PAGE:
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City Immune From Liability Under Negligence And Res Ipsa Loquitur For Sewer Backup Into Homes Following Two-Day Rainstorm: Nichols v. City of Chicago Heights

During a two-day rainstorm, sewer water overflowed into multiple homes, and the owners brought suit against the city. The city moved for summary judgment claiming the decision of a sewer maintenance program was a discretionary function rather than ministerial. The trial court agreed and entered summary judgment for the city.

The First District affirmed. Whether a municipality engages in a program of public improvement is a discretionary matter, but the manner in which the municipality implements the program is ministerial. Where an official's conduct requires deliberation or the exercise of judgment, the actions are discretionary. It concluded the city was immune for decisions it made regarding the maintenance and improvement of the sewer system. It also held res ipsa loquitur did not apply because the plaintiffs were unable to show the city was sufficiently in control of the sewage system. Nichols v. City of Chicago Heights, 2015 IL App (1st) 122994.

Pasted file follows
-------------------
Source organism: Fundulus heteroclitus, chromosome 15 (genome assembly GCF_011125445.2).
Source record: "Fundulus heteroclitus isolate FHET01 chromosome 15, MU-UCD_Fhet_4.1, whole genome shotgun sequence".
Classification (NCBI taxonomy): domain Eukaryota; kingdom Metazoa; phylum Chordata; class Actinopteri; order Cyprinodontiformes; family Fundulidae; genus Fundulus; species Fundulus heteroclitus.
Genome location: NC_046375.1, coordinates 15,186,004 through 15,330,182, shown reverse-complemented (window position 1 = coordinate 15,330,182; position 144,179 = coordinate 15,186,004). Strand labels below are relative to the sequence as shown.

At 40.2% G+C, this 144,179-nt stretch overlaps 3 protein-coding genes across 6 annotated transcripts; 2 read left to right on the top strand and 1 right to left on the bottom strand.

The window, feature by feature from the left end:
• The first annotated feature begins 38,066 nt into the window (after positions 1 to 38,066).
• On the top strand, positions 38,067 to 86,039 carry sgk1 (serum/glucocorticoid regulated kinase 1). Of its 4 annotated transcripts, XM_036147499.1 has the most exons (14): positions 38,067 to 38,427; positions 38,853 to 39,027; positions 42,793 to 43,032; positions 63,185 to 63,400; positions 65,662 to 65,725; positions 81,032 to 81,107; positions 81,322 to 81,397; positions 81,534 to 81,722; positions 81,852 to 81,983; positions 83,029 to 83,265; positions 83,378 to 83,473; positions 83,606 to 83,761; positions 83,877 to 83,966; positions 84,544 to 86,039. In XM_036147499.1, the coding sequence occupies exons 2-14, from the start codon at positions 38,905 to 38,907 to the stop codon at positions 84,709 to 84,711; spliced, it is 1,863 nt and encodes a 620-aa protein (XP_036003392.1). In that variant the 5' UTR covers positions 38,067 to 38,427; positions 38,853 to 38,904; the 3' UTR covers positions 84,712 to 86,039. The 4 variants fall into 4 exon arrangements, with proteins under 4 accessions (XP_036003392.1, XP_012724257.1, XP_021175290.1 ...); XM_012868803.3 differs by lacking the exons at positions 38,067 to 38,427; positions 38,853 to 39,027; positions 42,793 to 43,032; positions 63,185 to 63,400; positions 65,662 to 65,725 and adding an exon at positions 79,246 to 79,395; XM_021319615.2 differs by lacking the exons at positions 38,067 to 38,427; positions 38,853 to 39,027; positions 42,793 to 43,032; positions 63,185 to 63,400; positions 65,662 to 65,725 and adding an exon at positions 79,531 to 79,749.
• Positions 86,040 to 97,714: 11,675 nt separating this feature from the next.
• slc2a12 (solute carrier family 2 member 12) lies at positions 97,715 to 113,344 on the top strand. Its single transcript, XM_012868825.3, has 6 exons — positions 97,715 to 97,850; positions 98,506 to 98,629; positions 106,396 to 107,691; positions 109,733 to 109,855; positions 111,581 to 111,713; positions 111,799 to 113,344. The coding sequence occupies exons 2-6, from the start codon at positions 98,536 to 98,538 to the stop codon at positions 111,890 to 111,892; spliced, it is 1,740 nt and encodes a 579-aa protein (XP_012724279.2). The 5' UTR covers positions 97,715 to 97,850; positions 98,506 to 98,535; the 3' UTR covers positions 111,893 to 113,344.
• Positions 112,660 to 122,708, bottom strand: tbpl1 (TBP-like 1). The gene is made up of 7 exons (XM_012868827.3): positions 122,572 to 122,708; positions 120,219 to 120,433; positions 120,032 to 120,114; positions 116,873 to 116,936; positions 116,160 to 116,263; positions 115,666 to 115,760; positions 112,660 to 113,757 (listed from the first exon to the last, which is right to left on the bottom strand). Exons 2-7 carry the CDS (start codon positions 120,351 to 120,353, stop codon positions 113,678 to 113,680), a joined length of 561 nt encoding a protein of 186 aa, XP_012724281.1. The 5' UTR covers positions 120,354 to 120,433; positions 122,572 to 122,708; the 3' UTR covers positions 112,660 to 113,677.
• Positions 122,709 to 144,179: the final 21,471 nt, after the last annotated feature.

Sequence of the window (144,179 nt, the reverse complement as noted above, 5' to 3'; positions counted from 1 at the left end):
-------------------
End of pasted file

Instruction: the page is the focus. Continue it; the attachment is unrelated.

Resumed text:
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Litigation of business and commercial cases is a major focus of Heyl Royster. Our experience encompasses all aspects of commercial dispute resolution - state and federal forums, administrative proceedings, arbitration, and mediation - in almost every area of substantive business law.